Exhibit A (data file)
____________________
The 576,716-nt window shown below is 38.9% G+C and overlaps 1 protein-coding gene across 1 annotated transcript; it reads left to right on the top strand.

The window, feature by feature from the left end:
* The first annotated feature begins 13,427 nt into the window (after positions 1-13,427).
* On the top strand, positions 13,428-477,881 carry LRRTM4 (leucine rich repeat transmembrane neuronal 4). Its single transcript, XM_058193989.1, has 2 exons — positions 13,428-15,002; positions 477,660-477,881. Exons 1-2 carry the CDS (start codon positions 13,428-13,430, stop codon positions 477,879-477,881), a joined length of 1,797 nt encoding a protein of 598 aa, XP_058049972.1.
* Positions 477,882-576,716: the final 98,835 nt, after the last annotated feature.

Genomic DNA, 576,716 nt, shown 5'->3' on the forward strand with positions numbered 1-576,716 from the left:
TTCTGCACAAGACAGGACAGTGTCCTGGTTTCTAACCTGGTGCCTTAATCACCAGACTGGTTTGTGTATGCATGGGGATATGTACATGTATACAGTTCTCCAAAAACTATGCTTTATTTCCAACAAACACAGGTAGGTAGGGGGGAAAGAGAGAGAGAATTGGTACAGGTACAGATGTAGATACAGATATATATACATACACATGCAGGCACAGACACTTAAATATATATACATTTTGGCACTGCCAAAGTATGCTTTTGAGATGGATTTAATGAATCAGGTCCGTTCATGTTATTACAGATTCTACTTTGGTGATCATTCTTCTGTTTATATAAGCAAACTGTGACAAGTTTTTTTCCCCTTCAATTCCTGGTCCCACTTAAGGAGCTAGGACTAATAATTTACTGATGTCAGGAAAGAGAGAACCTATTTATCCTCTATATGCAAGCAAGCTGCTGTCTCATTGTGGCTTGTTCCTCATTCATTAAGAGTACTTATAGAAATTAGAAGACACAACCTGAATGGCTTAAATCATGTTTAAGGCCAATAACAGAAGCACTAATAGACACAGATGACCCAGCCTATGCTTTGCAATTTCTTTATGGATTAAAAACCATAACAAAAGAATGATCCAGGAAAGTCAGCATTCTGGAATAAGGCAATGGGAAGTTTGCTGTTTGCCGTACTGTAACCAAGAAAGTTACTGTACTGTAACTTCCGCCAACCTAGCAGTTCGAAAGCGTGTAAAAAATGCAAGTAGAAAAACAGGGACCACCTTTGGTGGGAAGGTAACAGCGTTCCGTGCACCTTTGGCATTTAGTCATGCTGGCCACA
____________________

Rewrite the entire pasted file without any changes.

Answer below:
The 576,716-nt window shown below is 38.9% G+C and overlaps 1 protein-coding gene across 1 annotated transcript; it reads left to right on the top strand.

The window, feature by feature from the left end:
* The first annotated feature begins 13,427 nt into the window (after positions 1-13,427).
* On the top strand, positions 13,428-477,881 carry LRRTM4 (leucine rich repeat transmembrane neuronal 4). Its single transcript, XM_058193989.1, has 2 exons — positions 13,428-15,002; positions 477,660-477,881. Exons 1-2 carry the CDS (start codon positions 13,428-13,430, stop codon positions 477,879-477,881), a joined length of 1,797 nt encoding a protein of 598 aa, XP_058049972.1.
* Positions 477,882-576,716: the final 98,835 nt, after the last annotated feature.

Genomic DNA, 576,716 nt, shown 5'->3' on the forward strand with positions numbered 1-576,716 from the left:
TTCTGCACAAGACAGGACAGTGTCCTGGTTTCTAACCTGGTGCCTTAATCACCAGACTGGTTTGTGTATGCATGGGGATATGTACATGTATACAGTTCTCCAAAAACTATGCTTTATTTCCAACAAACACAGGTAGGTAGGGGGGAAAGAGAGAGAGAATTGGTACAGGTACAGATGTAGATACAGATATATATACATACACATGCAGGCACAGACACTTAAATATATATACATTTTGGCACTGCCAAAGTATGCTTTTGAGATGGATTTAATGAATCAGGTCCGTTCATGTTATTACAGATTCTACTTTGGTGATCATTCTTCTGTTTATATAAGCAAACTGTGACAAGTTTTTTTCCCCTTCAATTCCTGGTCCCACTTAAGGAGCTAGGACTAATAATTTACTGATGTCAGGAAAGAGAGAACCTATTTATCCTCTATATGCAAGCAAGCTGCTGTCTCATTGTGGCTTGTTCCTCATTCATTAAGAGTACTTATAGAAATTAGAAGACACAACCTGAATGGCTTAAATCATGTTTAAGGCCAATAACAGAAGCACTAATAGACACAGATGACCCAGCCTATGCTTTGCAATTTCTTTATGGATTAAAAACCATAACAAAAGAATGATCCAGGAAAGTCAGCATTCTGGAATAAGGCAATGGGAAGTTTGCTGTTTGCCGTACTGTAACCAAGAAAGTTACTGTACTGTAACTTCCGCCAACCTAGCAGTTCGAAAGCGTGTAAAAAATGCAAGTAGAAAAACAGGGACCACCTTTGGTGGGAAGGTAACAGCGTTCCGTGCACCTTTGGCATTTAGTCATGCTGGCCACA